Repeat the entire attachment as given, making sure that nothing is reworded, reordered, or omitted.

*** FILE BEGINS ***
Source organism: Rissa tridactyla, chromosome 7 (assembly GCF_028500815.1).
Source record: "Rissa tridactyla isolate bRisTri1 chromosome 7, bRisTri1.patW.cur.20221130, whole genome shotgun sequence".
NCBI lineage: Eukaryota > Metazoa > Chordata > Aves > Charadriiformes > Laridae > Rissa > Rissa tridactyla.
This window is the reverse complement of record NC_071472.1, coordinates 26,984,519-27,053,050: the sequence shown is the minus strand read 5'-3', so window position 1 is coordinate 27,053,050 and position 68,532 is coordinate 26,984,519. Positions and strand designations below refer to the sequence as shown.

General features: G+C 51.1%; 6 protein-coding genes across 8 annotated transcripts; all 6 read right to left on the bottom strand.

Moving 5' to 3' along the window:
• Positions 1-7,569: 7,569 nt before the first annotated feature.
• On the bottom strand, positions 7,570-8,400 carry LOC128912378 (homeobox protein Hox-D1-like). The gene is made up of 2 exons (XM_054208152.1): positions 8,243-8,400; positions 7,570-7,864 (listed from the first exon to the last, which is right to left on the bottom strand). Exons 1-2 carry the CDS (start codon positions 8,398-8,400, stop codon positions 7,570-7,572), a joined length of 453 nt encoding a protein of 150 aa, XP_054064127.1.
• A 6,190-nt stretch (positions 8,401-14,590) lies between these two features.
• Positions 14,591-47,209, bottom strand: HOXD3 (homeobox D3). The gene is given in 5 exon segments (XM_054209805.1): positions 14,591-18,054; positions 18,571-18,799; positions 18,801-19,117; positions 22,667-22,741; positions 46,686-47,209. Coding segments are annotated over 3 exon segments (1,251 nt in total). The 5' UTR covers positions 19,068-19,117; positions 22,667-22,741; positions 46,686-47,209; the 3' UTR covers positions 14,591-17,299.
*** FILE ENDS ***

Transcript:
Source organism: Rissa tridactyla, chromosome 7 (assembly GCF_028500815.1).
Source record: "Rissa tridactyla isolate bRisTri1 chromosome 7, bRisTri1.patW.cur.20221130, whole genome shotgun sequence".
NCBI lineage: Eukaryota > Metazoa > Chordata > Aves > Charadriiformes > Laridae > Rissa > Rissa tridactyla.
This window is the reverse complement of record NC_071472.1, coordinates 26,984,519-27,053,050: the sequence shown is the minus strand read 5'-3', so window position 1 is coordinate 27,053,050 and position 68,532 is coordinate 26,984,519. Positions and strand designations below refer to the sequence as shown.

General features: G+C 51.1%; 6 protein-coding genes across 8 annotated transcripts; all 6 read right to left on the bottom strand.

Moving 5' to 3' along the window:
• Positions 1-7,569: 7,569 nt before the first annotated feature.
• On the bottom strand, positions 7,570-8,400 carry LOC128912378 (homeobox protein Hox-D1-like). The gene is made up of 2 exons (XM_054208152.1): positions 8,243-8,400; positions 7,570-7,864 (listed from the first exon to the last, which is right to left on the bottom strand). Exons 1-2 carry the CDS (start codon positions 8,398-8,400, stop codon positions 7,570-7,572), a joined length of 453 nt encoding a protein of 150 aa, XP_054064127.1.
• A 6,190-nt stretch (positions 8,401-14,590) lies between these two features.
• Positions 14,591-47,209, bottom strand: HOXD3 (homeobox D3). The gene is given in 5 exon segments (XM_054209805.1): positions 14,591-18,054; positions 18,571-18,799; positions 18,801-19,117; positions 22,667-22,741; positions 46,686-47,209. Coding segments are annotated over 3 exon segments (1,251 nt in total). The 5' UTR covers positions 19,068-19,117; positions 22,667-22,741; positions 46,686-47,209; the 3' UTR covers positions 14,591-17,299.